A sentence is a unit of speech made up of phrases and capable of standing alone to communicate some fact, probability, command or question (positive or negative in all cases) to the hearer. In fact, a sentence does not...

  6. The word in Yandruwandha could be defined phonetically: a section of an utterance, the first syllable and no other of which carries a primary stress. Study of the stress system as described above (§3.6) shows that there would need to be some modification to this derivation, but this will not be considered now.

    Alternatively, a word could be defined as a unit which cannot be rearranged internally but which can be combined with other similar units with some freedom in the order. This definition, too, would need some modification, but this would not be great.

    One complication arises from the...

  7. Verbless sentences may be of the following types:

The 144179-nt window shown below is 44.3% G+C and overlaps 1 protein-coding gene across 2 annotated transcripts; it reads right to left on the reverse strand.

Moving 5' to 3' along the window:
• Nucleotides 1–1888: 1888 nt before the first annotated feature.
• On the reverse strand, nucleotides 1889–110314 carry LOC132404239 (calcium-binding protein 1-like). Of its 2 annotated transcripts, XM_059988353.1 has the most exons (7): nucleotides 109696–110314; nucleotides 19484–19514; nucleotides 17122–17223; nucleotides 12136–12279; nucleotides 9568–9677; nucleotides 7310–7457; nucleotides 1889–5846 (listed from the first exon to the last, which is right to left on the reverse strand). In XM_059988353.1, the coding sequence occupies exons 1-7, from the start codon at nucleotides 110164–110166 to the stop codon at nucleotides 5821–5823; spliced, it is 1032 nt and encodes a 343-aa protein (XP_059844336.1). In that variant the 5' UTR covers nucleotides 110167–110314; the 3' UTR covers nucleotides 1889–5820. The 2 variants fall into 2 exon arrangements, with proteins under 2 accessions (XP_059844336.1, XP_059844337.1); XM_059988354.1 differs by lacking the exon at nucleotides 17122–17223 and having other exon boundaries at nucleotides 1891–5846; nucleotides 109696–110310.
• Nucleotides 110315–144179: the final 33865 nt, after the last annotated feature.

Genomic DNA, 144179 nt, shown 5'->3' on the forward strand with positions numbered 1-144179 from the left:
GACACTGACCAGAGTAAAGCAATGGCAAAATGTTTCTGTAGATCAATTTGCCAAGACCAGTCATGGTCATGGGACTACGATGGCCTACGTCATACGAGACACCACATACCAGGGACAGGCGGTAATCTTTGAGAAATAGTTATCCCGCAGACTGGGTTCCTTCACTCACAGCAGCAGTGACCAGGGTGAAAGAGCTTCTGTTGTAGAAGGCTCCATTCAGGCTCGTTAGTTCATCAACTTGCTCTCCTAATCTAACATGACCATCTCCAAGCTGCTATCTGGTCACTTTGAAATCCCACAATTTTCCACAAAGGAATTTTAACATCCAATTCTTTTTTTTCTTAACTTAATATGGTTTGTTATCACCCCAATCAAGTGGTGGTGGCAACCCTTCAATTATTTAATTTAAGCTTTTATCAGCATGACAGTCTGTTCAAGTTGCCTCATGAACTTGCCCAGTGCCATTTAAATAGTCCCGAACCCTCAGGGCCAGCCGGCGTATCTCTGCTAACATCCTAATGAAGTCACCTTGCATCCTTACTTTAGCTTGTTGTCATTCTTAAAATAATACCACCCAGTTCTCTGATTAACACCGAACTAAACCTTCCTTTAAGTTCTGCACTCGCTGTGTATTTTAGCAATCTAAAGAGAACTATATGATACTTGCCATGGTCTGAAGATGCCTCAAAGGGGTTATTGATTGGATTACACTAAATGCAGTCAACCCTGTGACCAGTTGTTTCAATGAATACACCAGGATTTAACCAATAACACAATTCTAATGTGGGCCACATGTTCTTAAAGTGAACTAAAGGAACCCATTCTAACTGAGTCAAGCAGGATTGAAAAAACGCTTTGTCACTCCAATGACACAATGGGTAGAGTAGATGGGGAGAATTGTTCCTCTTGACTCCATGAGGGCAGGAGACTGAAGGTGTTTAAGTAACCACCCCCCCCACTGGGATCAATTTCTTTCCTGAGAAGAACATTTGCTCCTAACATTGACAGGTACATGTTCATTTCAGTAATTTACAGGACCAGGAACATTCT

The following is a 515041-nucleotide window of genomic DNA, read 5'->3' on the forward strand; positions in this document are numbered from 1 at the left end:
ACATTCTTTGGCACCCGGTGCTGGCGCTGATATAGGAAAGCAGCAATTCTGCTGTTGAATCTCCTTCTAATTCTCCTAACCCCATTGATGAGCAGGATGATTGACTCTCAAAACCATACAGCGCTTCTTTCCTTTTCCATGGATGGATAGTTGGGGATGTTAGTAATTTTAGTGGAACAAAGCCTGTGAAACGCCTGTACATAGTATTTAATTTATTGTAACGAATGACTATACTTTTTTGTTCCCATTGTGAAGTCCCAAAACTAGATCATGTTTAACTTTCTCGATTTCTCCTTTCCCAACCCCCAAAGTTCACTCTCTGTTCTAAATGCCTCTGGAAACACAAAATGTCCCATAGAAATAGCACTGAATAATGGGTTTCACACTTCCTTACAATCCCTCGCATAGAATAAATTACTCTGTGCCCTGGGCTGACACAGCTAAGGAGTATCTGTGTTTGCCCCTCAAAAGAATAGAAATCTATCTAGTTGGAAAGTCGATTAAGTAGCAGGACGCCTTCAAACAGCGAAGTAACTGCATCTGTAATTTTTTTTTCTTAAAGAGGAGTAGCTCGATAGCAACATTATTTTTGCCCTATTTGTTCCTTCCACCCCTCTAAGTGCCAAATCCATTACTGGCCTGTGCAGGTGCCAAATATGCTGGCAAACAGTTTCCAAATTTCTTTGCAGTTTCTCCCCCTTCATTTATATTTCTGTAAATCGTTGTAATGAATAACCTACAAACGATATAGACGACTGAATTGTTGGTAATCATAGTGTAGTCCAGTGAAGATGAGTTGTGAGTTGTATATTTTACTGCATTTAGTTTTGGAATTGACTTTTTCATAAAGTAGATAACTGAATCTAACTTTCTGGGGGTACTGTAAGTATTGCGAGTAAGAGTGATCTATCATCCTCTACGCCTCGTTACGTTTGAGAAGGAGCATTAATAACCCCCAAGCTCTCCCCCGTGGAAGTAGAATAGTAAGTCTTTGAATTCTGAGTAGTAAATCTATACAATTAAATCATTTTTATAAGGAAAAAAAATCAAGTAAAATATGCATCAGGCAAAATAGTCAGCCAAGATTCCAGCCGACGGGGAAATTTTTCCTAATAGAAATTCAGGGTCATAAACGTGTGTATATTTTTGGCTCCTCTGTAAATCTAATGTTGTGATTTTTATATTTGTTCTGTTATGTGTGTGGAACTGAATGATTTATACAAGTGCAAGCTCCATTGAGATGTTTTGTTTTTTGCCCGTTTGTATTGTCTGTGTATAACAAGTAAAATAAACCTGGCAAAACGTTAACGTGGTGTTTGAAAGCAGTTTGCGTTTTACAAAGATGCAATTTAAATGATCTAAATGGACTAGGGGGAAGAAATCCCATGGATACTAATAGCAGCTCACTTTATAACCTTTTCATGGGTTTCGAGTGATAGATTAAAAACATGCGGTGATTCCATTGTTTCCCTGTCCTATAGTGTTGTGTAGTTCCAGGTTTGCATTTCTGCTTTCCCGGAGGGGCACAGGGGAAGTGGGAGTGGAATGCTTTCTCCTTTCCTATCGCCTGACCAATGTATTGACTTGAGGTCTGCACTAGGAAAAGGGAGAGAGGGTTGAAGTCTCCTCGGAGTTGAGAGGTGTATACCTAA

(a) equational; two noun phrases are equated to one another, the referent of one thus being identified or specified as a member of a class. For example:

    (1)Muduwa pulya nhuniyi, karruwali, papa ngakani.

    child small 3sg:nom-here boy daughter’s.child lsg:gen

    ‘This little boy is my grandson.’ (W3)

    (2)Pakitjampa yina nhutjadu.

    buckjumper emph 3sg:nom:there

    ‘He’s a buckjumper.’ (R3)

    (b) kin-relational; the kinship between the members of the referents (obligatorily non-singular) of a noun phrase is specified by means of another noun phrase.

    (3)Puladutji ngapiri-ngurru.

    3.du:nom-there-emph father-com

    ‘Those two are father and...

  8. A command sentence is used to give an order (imperative) or make a suggestion or give permission (optative) and is characterised by the absence of an explicit subject (if the subject is in the second person). This absence is optional but normal. A minimal command sentence therefore consists of an intransitive verb, or an object noun phrase and a transitive or pseudotransitive verb, or two object noun phrases and a ditransitive verb. A negative command uses the negative particlewalya, as in (5); there is no negative imperative affixation. See §8.4.1 for a construction in whichwalyais used for...